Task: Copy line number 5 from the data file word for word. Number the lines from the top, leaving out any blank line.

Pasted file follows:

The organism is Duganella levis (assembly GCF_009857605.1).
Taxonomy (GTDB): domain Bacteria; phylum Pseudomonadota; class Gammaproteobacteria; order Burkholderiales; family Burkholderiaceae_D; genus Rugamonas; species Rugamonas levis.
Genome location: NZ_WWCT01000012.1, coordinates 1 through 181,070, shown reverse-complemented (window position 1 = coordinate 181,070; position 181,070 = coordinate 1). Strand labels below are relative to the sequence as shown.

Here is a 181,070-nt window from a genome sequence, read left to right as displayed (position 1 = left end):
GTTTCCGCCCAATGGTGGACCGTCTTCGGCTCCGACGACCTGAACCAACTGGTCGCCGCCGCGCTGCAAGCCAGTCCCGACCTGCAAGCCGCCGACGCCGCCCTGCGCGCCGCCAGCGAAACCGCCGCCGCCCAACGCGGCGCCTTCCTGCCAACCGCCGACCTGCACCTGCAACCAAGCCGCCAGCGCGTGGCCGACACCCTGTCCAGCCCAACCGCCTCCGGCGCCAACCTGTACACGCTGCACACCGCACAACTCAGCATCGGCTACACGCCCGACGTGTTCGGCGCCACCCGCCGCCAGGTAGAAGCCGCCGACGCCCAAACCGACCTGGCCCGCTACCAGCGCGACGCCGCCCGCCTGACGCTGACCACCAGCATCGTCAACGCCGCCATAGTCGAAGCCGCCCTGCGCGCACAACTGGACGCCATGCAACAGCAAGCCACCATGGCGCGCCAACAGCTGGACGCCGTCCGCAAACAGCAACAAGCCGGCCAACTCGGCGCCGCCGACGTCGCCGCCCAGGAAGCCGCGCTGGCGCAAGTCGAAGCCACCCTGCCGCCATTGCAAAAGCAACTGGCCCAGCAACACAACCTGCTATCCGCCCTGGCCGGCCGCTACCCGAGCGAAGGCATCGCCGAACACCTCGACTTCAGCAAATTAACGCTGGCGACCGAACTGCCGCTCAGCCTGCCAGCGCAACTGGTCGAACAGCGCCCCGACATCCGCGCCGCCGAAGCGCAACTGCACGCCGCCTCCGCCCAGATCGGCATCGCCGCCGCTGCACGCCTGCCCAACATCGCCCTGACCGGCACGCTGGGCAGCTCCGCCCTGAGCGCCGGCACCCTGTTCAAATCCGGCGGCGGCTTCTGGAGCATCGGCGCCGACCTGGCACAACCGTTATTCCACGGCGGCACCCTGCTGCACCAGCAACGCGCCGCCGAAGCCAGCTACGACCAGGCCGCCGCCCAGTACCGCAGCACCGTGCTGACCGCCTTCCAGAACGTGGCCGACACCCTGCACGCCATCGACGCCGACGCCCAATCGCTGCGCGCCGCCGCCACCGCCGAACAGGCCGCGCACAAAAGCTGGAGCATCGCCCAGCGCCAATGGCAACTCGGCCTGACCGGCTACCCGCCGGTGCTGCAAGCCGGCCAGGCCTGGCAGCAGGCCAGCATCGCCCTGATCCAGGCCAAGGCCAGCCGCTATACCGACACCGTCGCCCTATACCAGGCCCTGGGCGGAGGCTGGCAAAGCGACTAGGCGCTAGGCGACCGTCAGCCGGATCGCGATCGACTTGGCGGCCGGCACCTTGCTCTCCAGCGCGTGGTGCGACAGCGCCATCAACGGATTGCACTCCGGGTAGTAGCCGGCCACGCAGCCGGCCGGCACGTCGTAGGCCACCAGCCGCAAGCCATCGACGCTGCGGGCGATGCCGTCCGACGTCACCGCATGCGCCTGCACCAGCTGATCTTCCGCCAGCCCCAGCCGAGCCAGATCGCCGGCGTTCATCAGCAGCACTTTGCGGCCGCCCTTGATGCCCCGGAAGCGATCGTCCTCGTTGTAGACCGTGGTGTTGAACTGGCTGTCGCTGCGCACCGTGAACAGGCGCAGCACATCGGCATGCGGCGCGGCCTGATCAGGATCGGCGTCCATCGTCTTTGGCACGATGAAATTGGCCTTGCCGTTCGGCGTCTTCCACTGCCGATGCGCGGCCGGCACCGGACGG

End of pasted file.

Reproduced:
GTTTCCGCCCAATGGTGGACCGTCTTCGGCTCCGACGACCTGAACCAACTGGTCGCCGCCGCGCTGCAAGCCAGTCCCGACCTGCAAGCCGCCGACGCCGCCCTGCGCGCCGCCAGCGAAACCGCCGCCGCCCAACGCGGCGCCTTCCTGCCAACCGCCGACCTGCACCTGCAACCAAGCCGCCAGCGCGTGGCCGACACCCTGTCCAGCCCAACCGCCTCCGGCGCCAACCTGTACACGCTGCACACCGCACAACTCAGCATCGGCTACACGCCCGACGTGTTCGGCGCCACCCGCCGCCAGGTAGAAGCCGCCGACGCCCAAACCGACCTGGCCCGCTACCAGCGCGACGCCGCCCGCCTGACGCTGACCACCAGCATCGTCAACGCCGCCATAGTCGAAGCCGCCCTGCGCGCACAACTGGACGCCATGCAACAGCAAGCCACCATGGCGCGCCAACAGCTGGACGCCGTCCGCAAACAGCAACAAGCCGGCCAACTCGGCGCCGCCGACGTCGCCGCCCAGGAAGCCGCGCTGGCGCAAGTCGAAGCCACCCTGCCGCCATTGCAAAAGCAACTGGCCCAGCAACACAACCTGCTATCCGCCCTGGCCGGCCGCTACCCGAGCGAAGGCATCGCCGAACACCTCGACTTCAGCAAATTAACGCTGGCGACCGAACTGCCGCTCAGCCTGCCAGCGCAACTGGTCGAACAGCGCCCCGACATCCGCGCCGCCGAAGCGCAACTGCACGCCGCCTCCGCCCAGATCGGCATCGCCGCCGCTGCACGCCTGCCCAACATCGCCCTGACCGGCACGCTGGGCAGCTCCGCCCTGAGCGCCGGCACCCTGTTCAAATCCGGCGGCGGCTTCTGGAGCATCGGCGCCGACCTGGCACAACCGTTATTCCACGGCGGCACCCTGCTGCACCAGCAACGCGCCGCCGAAGCCAGCTACGACCAGGCCGCCGCCCAGTACCGCAGCACCGTGCTGACCGCCTTCCAGAACGTGGCCGACACCCTGCACGCCATCGACGCCGACGCCCAATCGCTGCGCGCCGCCGCCACCGCCGAACAGGCCGCGCACAAAAGCTGGAGCATCGCCCAGCGCCAATGGCAACTCGGCCTGACCGGCTACCCGCCGGTGCTGCAAGCCGGCCAGGCCTGGCAGCAGGCCAGCATCGCCCTGATCCAGGCCAAGGCCAGCCGCTATACCGACACCGTCGCCCTATACCAGGCCCTGGGCGGAGGCTGGCAAAGCGACTAGGCGCTAGGCGACCGTCAGCCGGATCGCGATCGACTTGGCGGCCGGCACCTTGCTCTCCAGCGCGTGGTGCGACAGCGCCATCAACGGATTGCACTCCGGGTAGTAGCCGGCCACGCAGCCGGCCGGCACGTCGTAGGCCACCAGCCGCAAGCCATCGACGCTGCGGGCGATGCCGTCCGACGTCACCGCATGCGCCTGCACCAGCTGATCTTCCGCCAGCCCCAGCCGAGCCAGATCGCCGGCGTTCATCAGCAGCACTTTGCGGCCGCCCTTGATGCCCCGGAAGCGATCGTCCTCGTTGTAGACCGTGGTGTTGAACTGGCTGTCGCTGCGCACCGTGAACAGGCGCAGCACATCGGCATGCGGCGCGGCCTGATCAGGATCGGCGTCCATCGTCTTTGGCACGATGAAATTGGCCTTGCCGTTCGGCGTCTTCCACTGCCGATGCGCGGCCGGCACCGGACGG